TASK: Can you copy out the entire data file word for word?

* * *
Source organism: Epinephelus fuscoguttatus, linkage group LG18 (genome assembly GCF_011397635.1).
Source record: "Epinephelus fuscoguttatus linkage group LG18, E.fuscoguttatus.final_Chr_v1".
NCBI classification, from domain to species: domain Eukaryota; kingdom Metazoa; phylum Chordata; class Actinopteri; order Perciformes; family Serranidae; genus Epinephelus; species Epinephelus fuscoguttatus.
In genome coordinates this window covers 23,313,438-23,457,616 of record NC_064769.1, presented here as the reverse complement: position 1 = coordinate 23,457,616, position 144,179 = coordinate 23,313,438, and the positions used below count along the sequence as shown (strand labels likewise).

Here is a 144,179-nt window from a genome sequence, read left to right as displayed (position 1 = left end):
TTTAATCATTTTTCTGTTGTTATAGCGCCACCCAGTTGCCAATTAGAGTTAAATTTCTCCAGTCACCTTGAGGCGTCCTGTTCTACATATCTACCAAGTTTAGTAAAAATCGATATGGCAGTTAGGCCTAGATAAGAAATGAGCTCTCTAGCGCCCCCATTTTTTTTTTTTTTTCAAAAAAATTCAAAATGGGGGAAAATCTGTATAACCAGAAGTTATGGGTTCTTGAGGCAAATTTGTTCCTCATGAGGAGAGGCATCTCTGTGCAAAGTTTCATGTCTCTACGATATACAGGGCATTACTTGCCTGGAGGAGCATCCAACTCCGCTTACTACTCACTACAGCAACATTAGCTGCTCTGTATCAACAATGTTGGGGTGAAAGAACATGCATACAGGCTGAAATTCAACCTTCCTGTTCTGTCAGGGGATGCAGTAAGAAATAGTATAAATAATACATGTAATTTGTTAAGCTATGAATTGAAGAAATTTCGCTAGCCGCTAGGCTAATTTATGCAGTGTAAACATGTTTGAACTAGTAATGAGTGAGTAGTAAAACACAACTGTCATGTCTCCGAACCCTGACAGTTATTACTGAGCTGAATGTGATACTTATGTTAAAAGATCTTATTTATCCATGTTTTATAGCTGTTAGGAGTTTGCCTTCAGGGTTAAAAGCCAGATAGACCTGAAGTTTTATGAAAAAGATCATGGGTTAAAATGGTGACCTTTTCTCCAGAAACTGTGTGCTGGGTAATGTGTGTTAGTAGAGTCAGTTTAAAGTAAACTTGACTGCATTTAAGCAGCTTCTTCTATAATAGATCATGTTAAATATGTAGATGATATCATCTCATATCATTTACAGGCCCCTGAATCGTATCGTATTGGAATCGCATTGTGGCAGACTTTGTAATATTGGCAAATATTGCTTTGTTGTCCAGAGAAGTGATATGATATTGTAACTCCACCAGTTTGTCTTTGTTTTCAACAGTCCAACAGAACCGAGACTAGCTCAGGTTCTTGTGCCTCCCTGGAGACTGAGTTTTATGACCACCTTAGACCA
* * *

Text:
Source organism: Epinephelus fuscoguttatus, linkage group LG18 (genome assembly GCF_011397635.1).
Source record: "Epinephelus fuscoguttatus linkage group LG18, E.fuscoguttatus.final_Chr_v1".
NCBI classification, from domain to species: domain Eukaryota; kingdom Metazoa; phylum Chordata; class Actinopteri; order Perciformes; family Serranidae; genus Epinephelus; species Epinephelus fuscoguttatus.
In genome coordinates this window covers 23,313,438-23,457,616 of record NC_064769.1, presented here as the reverse complement: position 1 = coordinate 23,457,616, position 144,179 = coordinate 23,313,438, and the positions used below count along the sequence as shown (strand labels likewise).

Here is a 144,179-nt window from a genome sequence, read left to right as displayed (position 1 = left end):
TTTAATCATTTTTCTGTTGTTATAGCGCCACCCAGTTGCCAATTAGAGTTAAATTTCTCCAGTCACCTTGAGGCGTCCTGTTCTACATATCTACCAAGTTTAGTAAAAATCGATATGGCAGTTAGGCCTAGATAAGAAATGAGCTCTCTAGCGCCCCCATTTTTTTTTTTTTTTCAAAAAAATTCAAAATGGGGGAAAATCTGTATAACCAGAAGTTATGGGTTCTTGAGGCAAATTTGTTCCTCATGAGGAGAGGCATCTCTGTGCAAAGTTTCATGTCTCTACGATATACAGGGCATTACTTGCCTGGAGGAGCATCCAACTCCGCTTACTACTCACTACAGCAACATTAGCTGCTCTGTATCAACAATGTTGGGGTGAAAGAACATGCATACAGGCTGAAATTCAACCTTCCTGTTCTGTCAGGGGATGCAGTAAGAAATAGTATAAATAATACATGTAATTTGTTAAGCTATGAATTGAAGAAATTTCGCTAGCCGCTAGGCTAATTTATGCAGTGTAAACATGTTTGAACTAGTAATGAGTGAGTAGTAAAACACAACTGTCATGTCTCCGAACCCTGACAGTTATTACTGAGCTGAATGTGATACTTATGTTAAAAGATCTTATTTATCCATGTTTTATAGCTGTTAGGAGTTTGCCTTCAGGGTTAAAAGCCAGATAGACCTGAAGTTTTATGAAAAAGATCATGGGTTAAAATGGTGACCTTTTCTCCAGAAACTGTGTGCTGGGTAATGTGTGTTAGTAGAGTCAGTTTAAAGTAAACTTGACTGCATTTAAGCAGCTTCTTCTATAATAGATCATGTTAAATATGTAGATGATATCATCTCATATCATTTACAGGCCCCTGAATCGTATCGTATTGGAATCGCATTGTGGCAGACTTTGTAATATTGGCAAATATTGCTTTGTTGTCCAGAGAAGTGATATGATATTGTAACTCCACCAGTTTGTCTTTGTTTTCAACAGTCCAACAGAACCGAGACTAGCTCAGGTTCTTGTGCCTCCCTGGAGACTGAGTTTTATGACCACCTTAGACCA